I think the previous thoughts were quite accurate. I am not sure any of the solutions, including the one of 1850, were feasible. It seems to me that the fundamental premise of all of these compromises were that the nature of individual convictions can be negotiated and bartered away. On many levels, this might be true, but the reality is that when two sides fervently and passionately believe in the sincerity and veracity of their convictions and feel that a conviction, in its most pure form, must be realized, compromise is futile. One side believed slavery was right. Another side believed it to be wrong. At its core, these were not luke- warm and tepid responses. Rather, they were passionate convictions that could not be minimized. Compromises like the Missouri and the one of 1850 proved that democracy does not work well when convictions upon which action is contingent to their fulfillment are such a present component in the political lexicon.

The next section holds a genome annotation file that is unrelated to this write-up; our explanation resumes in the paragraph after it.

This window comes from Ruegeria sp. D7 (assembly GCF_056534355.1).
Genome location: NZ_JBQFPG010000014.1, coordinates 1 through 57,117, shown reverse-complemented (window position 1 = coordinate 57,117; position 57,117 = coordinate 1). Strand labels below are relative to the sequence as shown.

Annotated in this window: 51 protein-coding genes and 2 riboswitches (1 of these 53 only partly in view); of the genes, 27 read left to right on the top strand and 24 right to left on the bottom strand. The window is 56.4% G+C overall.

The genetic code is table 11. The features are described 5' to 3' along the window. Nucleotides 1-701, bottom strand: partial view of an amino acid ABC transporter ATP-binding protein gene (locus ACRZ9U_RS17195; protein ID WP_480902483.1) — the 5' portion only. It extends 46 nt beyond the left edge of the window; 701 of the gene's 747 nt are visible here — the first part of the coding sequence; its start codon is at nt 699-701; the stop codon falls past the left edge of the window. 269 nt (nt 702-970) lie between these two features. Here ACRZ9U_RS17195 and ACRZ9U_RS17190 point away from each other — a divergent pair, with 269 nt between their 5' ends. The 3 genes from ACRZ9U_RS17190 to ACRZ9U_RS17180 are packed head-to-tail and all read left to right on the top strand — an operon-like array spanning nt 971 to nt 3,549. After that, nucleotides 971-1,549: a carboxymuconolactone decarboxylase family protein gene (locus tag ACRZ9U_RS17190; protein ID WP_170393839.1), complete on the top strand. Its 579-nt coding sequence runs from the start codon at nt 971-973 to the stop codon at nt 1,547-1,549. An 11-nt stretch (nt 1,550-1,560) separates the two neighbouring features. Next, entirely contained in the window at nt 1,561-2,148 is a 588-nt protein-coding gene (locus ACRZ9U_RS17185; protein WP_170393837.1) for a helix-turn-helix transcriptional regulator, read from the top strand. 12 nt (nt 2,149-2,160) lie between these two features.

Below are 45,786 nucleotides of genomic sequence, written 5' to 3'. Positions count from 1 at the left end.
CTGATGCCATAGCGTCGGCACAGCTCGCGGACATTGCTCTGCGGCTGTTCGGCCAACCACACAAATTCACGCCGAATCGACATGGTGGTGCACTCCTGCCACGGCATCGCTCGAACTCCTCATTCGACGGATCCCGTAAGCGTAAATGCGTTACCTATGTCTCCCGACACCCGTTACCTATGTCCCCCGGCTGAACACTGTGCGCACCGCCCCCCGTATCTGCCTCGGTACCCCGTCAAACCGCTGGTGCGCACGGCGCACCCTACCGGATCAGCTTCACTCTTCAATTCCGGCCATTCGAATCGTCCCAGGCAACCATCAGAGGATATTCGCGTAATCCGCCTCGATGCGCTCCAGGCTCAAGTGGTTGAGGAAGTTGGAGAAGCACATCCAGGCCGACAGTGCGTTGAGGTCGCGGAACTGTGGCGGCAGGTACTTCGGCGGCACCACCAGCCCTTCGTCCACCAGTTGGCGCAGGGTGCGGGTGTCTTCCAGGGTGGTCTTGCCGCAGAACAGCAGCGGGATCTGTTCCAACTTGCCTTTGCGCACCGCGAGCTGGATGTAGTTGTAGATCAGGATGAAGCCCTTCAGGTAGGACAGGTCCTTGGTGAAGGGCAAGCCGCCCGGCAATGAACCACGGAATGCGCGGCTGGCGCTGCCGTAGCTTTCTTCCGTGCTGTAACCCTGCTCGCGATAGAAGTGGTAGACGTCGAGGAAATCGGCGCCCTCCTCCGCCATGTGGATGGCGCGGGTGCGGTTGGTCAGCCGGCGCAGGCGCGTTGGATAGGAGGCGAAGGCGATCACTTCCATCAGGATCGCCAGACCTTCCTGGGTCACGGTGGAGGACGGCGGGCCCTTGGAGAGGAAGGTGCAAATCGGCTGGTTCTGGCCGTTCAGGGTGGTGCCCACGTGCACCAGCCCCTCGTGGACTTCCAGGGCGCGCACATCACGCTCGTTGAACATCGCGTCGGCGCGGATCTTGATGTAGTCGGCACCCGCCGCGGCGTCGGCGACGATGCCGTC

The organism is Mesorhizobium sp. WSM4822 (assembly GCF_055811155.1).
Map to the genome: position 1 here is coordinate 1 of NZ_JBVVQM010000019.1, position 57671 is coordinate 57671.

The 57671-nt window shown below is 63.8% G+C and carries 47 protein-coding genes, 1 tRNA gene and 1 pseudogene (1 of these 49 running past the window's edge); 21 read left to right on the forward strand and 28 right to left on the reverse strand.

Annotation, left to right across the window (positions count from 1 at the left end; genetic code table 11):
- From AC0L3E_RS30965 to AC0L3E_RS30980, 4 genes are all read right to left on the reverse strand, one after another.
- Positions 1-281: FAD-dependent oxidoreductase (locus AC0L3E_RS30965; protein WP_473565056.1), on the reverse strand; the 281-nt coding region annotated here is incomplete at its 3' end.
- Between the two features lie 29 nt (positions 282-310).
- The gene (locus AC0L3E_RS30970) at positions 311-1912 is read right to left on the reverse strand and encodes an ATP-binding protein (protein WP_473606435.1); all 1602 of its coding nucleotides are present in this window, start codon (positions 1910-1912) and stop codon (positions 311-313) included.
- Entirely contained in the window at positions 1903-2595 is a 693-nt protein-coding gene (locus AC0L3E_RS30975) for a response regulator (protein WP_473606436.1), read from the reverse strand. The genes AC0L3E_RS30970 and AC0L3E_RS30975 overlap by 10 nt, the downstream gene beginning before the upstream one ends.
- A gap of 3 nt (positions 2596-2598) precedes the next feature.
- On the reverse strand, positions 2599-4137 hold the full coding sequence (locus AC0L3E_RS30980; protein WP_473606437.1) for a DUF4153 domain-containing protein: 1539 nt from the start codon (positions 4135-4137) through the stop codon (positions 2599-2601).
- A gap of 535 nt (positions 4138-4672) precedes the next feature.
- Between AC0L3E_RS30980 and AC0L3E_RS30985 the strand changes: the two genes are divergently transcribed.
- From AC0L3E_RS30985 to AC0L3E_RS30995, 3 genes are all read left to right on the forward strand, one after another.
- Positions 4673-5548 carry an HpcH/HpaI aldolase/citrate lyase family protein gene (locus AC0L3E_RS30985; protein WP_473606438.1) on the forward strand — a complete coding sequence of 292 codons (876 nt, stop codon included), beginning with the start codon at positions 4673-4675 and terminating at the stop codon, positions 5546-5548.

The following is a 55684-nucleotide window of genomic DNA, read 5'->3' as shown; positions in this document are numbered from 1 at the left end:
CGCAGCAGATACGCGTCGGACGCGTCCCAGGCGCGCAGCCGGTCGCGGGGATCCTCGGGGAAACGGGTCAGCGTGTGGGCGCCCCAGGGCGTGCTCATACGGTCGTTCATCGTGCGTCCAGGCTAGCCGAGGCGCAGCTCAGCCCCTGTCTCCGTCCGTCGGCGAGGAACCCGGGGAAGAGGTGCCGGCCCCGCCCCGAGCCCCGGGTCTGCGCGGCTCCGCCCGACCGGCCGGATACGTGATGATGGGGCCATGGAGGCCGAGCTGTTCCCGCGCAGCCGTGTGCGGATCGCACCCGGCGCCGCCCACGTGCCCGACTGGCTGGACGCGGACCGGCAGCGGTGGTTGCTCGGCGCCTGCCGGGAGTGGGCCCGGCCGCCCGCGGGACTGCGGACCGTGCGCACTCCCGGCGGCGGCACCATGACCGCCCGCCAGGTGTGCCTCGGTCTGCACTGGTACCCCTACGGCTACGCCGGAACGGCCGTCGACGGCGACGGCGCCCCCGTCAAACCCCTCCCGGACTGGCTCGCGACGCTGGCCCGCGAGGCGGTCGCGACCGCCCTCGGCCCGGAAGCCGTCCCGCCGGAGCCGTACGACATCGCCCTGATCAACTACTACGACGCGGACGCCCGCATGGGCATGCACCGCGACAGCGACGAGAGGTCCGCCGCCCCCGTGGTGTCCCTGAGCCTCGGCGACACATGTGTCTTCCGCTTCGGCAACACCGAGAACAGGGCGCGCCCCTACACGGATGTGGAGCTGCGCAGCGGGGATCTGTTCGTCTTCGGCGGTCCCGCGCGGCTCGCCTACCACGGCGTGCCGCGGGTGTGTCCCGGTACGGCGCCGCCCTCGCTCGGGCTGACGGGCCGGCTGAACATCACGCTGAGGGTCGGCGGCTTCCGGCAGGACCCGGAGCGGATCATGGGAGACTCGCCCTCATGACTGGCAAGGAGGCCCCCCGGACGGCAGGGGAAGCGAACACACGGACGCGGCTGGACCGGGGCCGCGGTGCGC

I do not really think there were any good solutions available at that point. That said, I do not think that that Compromise of 1850 was even a very good try at solving the slavery issue. Mainly, it seems to me that the Fugitive Slave Act was sure to make Northerners really unhappy. Second, I think that Bleeding Kansas had showed that popular sovereignty was a good way to deal with the question of slavery in new territories and states.
However, it's probably unfair to expect any compromise to actually fix the problems by the time they had reached this point.